Is Muffy consoled? NO. Does Muffy understand any of what Mummy said? NO. Is Muffy confused? YES. Does Muffy feel anxious? YOU BET!
One of the worst elements of being a 9 to 5 out-of-the-house dog owner is the guilt that we heap on ourselves at leaving the little one at home "all by herself." So, we turn ourselves inside out to dote on the dog, even more than we normally would, just prior to our leave taking.
On our return home, our guilt-ridden behaviour intensifies. "Oh, Muffy. Did you have a good day? Did you miss Mummy? I wuv my widdle Muffy. Oh, Mummy’s sorry she had to leave her little baby. Want something to eat? Want to go walkies? You Mummy’s little love?"
Is Muffy consoled? NO. Does Muffy understand any of what Mummy said? NO. Is Muffy confused? YES. Does Muffy feel anxious? YOU BET! Does Muffy have ANY idea what is expected of her? I doubt it.
Confronted with these displays, Muffy will do one of two things; shrug her shoulders and go find a corner, curl up and go to sleep for the next eight hours (highly unlikely) or, watch the door close and then, because "Mummy" has instilled such a sense of anxiety, Muffy will look for an outlet for her frustration such as, chewing furniture, defecating, urinating, shredding curtains or paper or barking while running helter-skelter throughout the house.
How did Muffy’s owner make Muffy anxious? She just hold her how much she loved her and how much she would miss her (assuming that Muffy would miss her as much!) and made a BIG fuss of her when she left. Mommy acted like this was a BIG problem? Why would that give Muffy an anxiety attack?!
Dogs are wonderful creatures but they are creatures of habit and routine. Once a routine is established, dogs are quite happy knowing what’s what, what is likely to happen next and what is expected of them when it does.
Does Muffy know what’s happening? (Mummy’s leaving! Aghhh!!) Does Muffy know what’s going to happen next? (When Mummy comes home again, she’s going to be upset! Aghhh!!) Does Muffy know what’s expected of her while Mummy is gone. (Aghhhhh! What to do? What to do??)
How do we avoid this scenario?
First of all, DON’T be guilty because you’re leaving the house for the day. This is a fact of life and dogs are very clever creatures. However, they communicate in dogese ... not English. They understand your para-language (whining and cooing, etc) and your body language and they interpret it accordingly. Although some dogs have a fairly extensive vocabulary, much of their interpretation of what is actually said (as you understand it) is by your para and body language.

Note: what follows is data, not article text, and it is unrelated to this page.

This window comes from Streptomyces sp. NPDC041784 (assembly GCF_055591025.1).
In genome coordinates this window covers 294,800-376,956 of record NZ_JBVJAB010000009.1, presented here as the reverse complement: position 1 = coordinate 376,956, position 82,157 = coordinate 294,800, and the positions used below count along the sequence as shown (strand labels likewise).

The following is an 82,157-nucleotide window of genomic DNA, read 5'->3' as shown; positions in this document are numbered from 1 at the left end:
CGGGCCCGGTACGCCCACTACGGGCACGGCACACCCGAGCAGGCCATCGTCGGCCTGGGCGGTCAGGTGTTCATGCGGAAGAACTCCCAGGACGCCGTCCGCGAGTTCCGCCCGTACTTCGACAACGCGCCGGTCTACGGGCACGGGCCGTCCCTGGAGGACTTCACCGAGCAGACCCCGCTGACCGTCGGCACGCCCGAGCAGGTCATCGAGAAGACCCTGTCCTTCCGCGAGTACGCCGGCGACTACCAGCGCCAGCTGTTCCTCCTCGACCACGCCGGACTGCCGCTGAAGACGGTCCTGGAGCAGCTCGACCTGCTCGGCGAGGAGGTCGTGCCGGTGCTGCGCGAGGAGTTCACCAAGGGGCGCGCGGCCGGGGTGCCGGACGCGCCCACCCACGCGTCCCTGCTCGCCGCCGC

So, how do we get out of the house? In the words of Ian Dunbar, "Close the door." Too simply stated? Then teach your puppy that you are leaving the house ... daily ... and that he has to learn to like (or at least, tolerate) his own company. Puppy (or dog) should be confined to an area (oversized crate or a room where he cannot destroy things), given his supply of water, toys, cookies, Kong toys ... anything to keep him amused. Tell him, in a normal tone of voice, "Ta, ta.Look after things while I’m gone, Kid. See you later." Then, simply leave.
Is Kid consoled? NO. Does Kid understand any of what was actually said? NO. Is Kid confused? NO. Does Kid feel anxious? NO.
Does Kid need consoling? NO. Does Kid understand any of what was said? Maybe, although probably not. Is Kid confused? NO. Does Kid feel anxious? NO. Does Kid have any idea what’s expected of him? YOU BET! Is Kid happy with his routine and his owner’s expectations? Probably.
How do we get a Kid and not a Muffy? Ideally, you start from the minute your puppy enters your home. If your regular routine is to be out of the house during regular working hours, that’s the routine your puppy is introduced to at the start. It is far easier for an eight-week old puppy, who has limited life experience, to handle this fact of life. This puppy learns his routine early and becomes accustomed to being alone.
Folks who are fortunate enough to have the summer months free from the workplace, often think it is an ideal time to acquire a puppy. Not so. This eight week old puppy is ’trained’ that people, and sometimes kids, are available all day and all night every day and every night. Then, when he passes his fourth month birthday, the house empties and he finds himself totally alone. This is a difficult adjustment for a young dog. What happened? Was it something he did? Where did everyone go? Where’s my entertainment? This puppy should be trained, prior to school beginning again, in short spans of time gradually built up, that he will be left alone, confined, with his own company.
Your dog is an adult and you find that you are returning to the workplace? All is not lost. Start teaching your dog that there are times that he will be alone. Put your dog in his spot, give him his toys (even adult dogs love stuffed Kongs) and with no fuss or bother, leave the house. When initially teaching your dog this new "game", just leave him for an hour or so and return. Build up the length of time that he’s alone gradually. Again, no fuss or bother. If you don’t make a big deal of this, neither will he. He may not even notice you were gone!
Being a 9 to 5 out-of-the-house dog owner is a way of life for many of us. Teach your puppy or dog to handle this. Spend quality time with the dog during the evening hours and you’ll both be happier for it. And, prepare yourself. If you teach Muffy that your going and coming is nothing to concern herself with, in no time, Muffy won’t give a hoot if you leave her for the day or not. Ever notice how much dogs sleep? That’s what she’ll do with her day. Play a little and sleep a little and sleep a little more. She will, however, just like Kid, be very happy to herald your return!
Keep your tails wagging